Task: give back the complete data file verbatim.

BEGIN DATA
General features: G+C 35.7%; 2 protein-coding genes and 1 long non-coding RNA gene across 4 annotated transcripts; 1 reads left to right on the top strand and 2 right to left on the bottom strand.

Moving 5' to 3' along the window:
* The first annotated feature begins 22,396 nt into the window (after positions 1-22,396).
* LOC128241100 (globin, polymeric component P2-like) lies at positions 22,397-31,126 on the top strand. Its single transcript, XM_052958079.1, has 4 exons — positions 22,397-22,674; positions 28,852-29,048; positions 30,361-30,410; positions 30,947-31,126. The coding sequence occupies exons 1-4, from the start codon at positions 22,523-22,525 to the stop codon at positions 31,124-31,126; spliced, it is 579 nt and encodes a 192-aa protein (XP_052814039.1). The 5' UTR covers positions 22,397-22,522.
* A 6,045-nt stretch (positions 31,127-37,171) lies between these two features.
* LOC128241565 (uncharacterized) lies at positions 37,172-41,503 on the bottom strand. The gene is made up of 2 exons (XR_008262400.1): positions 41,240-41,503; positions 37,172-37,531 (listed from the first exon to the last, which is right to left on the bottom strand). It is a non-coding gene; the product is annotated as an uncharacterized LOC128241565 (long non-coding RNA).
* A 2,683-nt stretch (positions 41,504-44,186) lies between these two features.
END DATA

General features: G+C 35.7%; 2 protein-coding genes and 1 long non-coding RNA gene across 4 annotated transcripts; 1 reads left to right on the top strand and 2 right to left on the bottom strand.

Moving 5' to 3' along the window:
* The first annotated feature begins 22,396 nt into the window (after positions 1-22,396).
* LOC128241100 (globin, polymeric component P2-like) lies at positions 22,397-31,126 on the top strand. Its single transcript, XM_052958079.1, has 4 exons — positions 22,397-22,674; positions 28,852-29,048; positions 30,361-30,410; positions 30,947-31,126. The coding sequence occupies exons 1-4, from the start codon at positions 22,523-22,525 to the stop codon at positions 31,124-31,126; spliced, it is 579 nt and encodes a 192-aa protein (XP_052814039.1). The 5' UTR covers positions 22,397-22,522.
* A 6,045-nt stretch (positions 31,127-37,171) lies between these two features.
* LOC128241565 (uncharacterized) lies at positions 37,172-41,503 on the bottom strand. The gene is made up of 2 exons (XR_008262400.1): positions 41,240-41,503; positions 37,172-37,531 (listed from the first exon to the last, which is right to left on the bottom strand). It is a non-coding gene; the product is annotated as an uncharacterized LOC128241565 (long non-coding RNA).
* A 2,683-nt stretch (positions 41,504-44,186) lies between these two features.